Florala History

Stories and Information of Florala, Alabama

Odds and Ends

Can anyone identify this monument/memorial this young sailor is standing on? There appear to be two small US flags behind him as well as cannon balls at its base. The sailor, Watson Clark from Red Oak, AL, was on the aircraft carrier USS Saratoga CV3 which entered Pearl Harbor about a week after it was attacked on Dec. 7, 1941. The picture was likely taken in the late 30s or early 40s.

Elliot-Manning house 5 th Ave

The Elliott-Manning house is now gone and this lot is empty. The lot is southwest of the hospital (diagonal from hospital block on the south side of 5th Ave). Manning’s Landing on Lake Jackson is 365 yds behind this house. The camellia bush in this picture on the left of the steps still stands and lives on the empty lot.


The only information we have about this picture is that on the back it says “Miss Paul’s picnic group”.


Booth house. South 5th St. The Hughes mansion is in the background



Early Florala City School (date unknown). Help us identify where this school was located. One guess is that it was the school located at the current Greenwood cemetery. A school was located there on the AL-FL state line so that it could be used and supported by both AL and FL.

The pictures above show a poster of Florala business advertisements. The date is unknown, but may be around 1911. We are unsure how these posters were used but they were possibly posted around town on special occasions such as the June 24th Masonic celebrations. Click to enlarge to read.


This is not Florala, but Auburn AL, Apr 6, 1942. It shows Toomer’s corner. Toomer’s Drug store is the building on the right. Toomer’s trees are just outside of view in this picture to the right and left. Note the “Auburn Grill”. Many from Florala went to Auburn for an education. A lot of young people came during the war years to learn trades to assist in the war effort.


  • By Miki Meadows, March 28, 2017 @ 11:23 pm

    Thank you for posting these photos!

  • By Lan Lipscomb, October 9, 2017 @ 9:55 am

    When I saw the photo of downtown Auburn in 1942, a tear came to my eye. Although I was born in 1958, the Auburn of my childhood looked much like this picture. Of particular interest was my grandfather’s drugstore sign for Lipscomb’s Tiger Drugstore which I had heard had a mortar and pestle for its logo but which I had never seen. It’s just discernible in the picture, two shop signs to the left of the street lamp that’s behind the leftmost dark car in the row of parked vehicles extending from the right and past the center.

    My grandfather’s drugstore became my father’s in the late 1940s. After he came home from WWII and finished his pharmacy degree, my father took over the business from his father who was in poor health. It was thus a family business for 66 years, from 1922 to 1988. The whole building which included what was then a Florsheim’s shoe shop to the south and a tiny little jeweler’s shop belonging to T.I. “Ish” Jockish was passed down to me, the current owner. My great-grandmother bought the building in 1898 for $600.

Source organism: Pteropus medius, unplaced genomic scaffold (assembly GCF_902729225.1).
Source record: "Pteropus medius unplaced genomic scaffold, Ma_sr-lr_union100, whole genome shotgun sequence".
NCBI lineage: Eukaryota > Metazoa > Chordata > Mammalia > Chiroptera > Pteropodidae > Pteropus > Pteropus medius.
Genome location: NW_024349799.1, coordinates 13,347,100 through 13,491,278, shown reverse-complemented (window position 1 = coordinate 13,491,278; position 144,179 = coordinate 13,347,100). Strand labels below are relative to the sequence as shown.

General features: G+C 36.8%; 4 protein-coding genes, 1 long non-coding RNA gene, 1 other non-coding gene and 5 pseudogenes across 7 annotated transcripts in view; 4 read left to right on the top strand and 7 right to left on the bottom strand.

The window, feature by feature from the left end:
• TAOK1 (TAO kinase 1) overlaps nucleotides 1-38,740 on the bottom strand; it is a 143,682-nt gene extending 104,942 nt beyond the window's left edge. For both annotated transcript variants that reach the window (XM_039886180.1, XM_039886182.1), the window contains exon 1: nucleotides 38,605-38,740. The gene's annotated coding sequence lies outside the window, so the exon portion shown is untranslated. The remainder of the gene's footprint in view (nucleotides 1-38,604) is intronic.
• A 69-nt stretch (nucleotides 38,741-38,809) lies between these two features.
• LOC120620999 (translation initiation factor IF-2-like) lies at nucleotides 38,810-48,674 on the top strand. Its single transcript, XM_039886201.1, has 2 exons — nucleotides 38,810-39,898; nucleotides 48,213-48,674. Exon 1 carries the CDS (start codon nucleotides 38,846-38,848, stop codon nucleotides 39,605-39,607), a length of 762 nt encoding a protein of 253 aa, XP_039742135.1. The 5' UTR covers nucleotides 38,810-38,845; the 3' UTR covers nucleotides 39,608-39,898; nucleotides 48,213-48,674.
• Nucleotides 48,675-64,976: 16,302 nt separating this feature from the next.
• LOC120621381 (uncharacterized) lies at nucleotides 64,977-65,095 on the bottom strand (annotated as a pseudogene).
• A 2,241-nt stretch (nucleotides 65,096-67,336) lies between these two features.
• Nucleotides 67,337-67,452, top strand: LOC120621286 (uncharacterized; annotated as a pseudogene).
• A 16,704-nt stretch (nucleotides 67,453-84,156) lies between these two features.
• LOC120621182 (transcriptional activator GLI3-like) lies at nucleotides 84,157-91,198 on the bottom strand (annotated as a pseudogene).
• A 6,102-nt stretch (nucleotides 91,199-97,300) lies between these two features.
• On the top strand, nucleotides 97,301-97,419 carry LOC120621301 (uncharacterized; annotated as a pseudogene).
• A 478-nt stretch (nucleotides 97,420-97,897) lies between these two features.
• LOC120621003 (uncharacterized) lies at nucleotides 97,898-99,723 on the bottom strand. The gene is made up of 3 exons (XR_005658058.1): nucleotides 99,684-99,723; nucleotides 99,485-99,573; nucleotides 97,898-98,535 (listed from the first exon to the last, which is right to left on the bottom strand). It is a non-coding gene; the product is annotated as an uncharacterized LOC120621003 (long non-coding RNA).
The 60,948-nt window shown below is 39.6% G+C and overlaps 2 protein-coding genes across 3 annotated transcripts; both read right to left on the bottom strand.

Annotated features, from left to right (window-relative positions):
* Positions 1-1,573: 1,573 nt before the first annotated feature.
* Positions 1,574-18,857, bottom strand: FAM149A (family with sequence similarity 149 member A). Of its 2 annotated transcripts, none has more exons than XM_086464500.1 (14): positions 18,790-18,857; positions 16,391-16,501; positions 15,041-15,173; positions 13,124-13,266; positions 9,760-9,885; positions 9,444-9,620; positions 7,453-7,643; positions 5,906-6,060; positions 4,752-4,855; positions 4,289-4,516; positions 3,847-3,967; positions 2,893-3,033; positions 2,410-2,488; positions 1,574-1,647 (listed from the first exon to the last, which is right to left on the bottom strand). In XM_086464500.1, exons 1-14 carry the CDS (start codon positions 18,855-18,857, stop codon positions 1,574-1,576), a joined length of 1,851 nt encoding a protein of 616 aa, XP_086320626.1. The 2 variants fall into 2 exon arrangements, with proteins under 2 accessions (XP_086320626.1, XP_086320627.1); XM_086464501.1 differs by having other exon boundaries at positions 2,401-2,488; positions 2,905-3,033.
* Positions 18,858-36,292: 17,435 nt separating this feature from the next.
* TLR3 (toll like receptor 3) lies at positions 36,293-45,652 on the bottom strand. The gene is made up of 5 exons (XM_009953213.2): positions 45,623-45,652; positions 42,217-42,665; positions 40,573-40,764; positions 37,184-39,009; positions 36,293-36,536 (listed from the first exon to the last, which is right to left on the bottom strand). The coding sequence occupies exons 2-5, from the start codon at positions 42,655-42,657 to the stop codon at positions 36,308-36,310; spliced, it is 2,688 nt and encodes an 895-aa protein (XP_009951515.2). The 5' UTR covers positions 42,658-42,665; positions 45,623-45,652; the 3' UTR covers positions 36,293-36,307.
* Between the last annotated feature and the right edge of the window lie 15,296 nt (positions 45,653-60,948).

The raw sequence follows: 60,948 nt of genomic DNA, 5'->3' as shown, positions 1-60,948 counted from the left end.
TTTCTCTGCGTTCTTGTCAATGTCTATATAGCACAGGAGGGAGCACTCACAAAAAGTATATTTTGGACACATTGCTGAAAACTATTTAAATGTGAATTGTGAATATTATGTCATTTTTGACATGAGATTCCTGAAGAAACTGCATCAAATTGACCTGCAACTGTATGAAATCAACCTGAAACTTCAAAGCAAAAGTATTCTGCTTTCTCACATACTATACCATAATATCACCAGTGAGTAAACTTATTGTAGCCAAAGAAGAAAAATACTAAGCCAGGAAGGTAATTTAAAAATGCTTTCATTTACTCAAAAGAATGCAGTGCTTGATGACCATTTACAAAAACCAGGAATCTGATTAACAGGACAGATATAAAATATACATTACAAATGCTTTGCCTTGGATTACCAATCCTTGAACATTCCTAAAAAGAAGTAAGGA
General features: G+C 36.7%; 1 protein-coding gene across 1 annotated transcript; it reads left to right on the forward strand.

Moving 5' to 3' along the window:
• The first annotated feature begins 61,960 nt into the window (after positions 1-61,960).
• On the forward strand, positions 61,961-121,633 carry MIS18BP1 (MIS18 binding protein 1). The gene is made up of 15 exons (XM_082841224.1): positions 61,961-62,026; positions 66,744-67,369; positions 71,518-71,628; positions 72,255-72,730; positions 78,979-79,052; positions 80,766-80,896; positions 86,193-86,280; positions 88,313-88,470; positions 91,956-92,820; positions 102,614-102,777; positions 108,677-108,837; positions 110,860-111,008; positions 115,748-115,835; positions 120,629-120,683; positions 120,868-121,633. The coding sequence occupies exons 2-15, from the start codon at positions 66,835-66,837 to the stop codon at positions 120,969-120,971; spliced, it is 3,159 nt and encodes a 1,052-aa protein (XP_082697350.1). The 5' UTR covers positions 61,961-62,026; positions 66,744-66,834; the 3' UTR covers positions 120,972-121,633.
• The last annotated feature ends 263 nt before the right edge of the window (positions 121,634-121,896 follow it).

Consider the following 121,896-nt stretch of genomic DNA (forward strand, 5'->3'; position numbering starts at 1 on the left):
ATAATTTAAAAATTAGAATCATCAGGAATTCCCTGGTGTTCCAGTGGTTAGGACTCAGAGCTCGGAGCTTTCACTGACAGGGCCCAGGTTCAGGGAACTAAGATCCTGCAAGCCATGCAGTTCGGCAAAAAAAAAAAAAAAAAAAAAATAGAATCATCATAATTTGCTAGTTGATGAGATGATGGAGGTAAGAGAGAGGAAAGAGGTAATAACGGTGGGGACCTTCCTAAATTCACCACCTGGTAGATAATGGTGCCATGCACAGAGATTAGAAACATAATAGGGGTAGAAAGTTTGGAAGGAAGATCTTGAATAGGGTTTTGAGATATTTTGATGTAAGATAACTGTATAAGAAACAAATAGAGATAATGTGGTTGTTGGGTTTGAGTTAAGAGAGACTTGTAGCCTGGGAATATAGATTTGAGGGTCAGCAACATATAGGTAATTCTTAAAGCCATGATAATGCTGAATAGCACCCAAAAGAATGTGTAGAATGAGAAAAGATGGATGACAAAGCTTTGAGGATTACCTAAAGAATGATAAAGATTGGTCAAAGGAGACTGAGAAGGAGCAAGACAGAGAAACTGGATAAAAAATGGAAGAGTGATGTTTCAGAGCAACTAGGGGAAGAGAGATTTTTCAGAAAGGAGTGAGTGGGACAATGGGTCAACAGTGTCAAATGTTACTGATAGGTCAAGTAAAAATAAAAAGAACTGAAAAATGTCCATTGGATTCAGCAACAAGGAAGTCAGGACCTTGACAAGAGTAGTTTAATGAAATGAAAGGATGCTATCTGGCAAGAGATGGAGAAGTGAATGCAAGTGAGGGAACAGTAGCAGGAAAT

I am currently editing my father’s WWII letters home and would very much like to include this photograph. It shows the Auburn of that era and a number of businesses mentioned in his letters: the drugstore, Jockish’s Jewelers, the Gazes family’s iconic Auburn Grille, Manning’s Photography Studio above Toomer’s Corner–the rightmost building partly obscured by the brick pillar in the foreground.

    Would you, or the owner of the photo, give me permission to reproduce the photo in the edition of letters? I would be immensely grateful and would provide credit in whatever form you specify. I’m not sure when/if the letters will get published. It’s been a labor of love, but there’s been no great rush since I found the letters only a few years ago, long after my father died in 1993. If you do allow me to reproduce it, do you mind sending me the image in a .jpg or other conventional picture format? I would like very much to see if I can enhance some details and fit my memory to them. Although I am only 59, I’ve become aware of how few people remember Auburn from even the 1960s, my childhood time.

    No matter what you decide, I want to thank you for gratifying my morning.

    Lan Lipscomb
    551 Heard Ave.
    Auburn, AL 36830
    lanlipscomb1958@gmail.com or lanlipscomb@troy.edu

  • By Lan Lipscomb, October 9, 2017 @ 10:17 am

    About the pictures with the sailor standing in front of a memorial. One of the pictures shows what appears to be the breech end of a cannon. I know that many Civil War memorials were made from cannon placed upright, usually with a cannon ball to stopper the open barrel, and these often designated the place where a general was killed or where a general had a field HQ during an important battle. There are several such markers at Gettysburg, Shiloh, and one for the Battle of Atlanta–but none matching this image. I also found on the internet similar memorials in Civil War-era cemeteries, especially in the midwest. I hope that helps.

  • By Max Baker, October 9, 2017 @ 11:17 am

    I am delighted you made contact. Please feel free to use that image of Auburn in any way you want. If you ever publish anything, just say its from the Charles Baker family. The picture was in my father’s things (Charles Baker from Florala). His hobby as a young man was photography. I feel pretty sure he or a friend took the picture. He went to Auburn for some training in the war years so we know he was there. I may have another one or two of people on the sidewalk in Auburn. I’ll look to see if they reveal much about the storefronts. I’ll take a look at the original too and see if I can get a better copy.

    Best regards
    Max Baker

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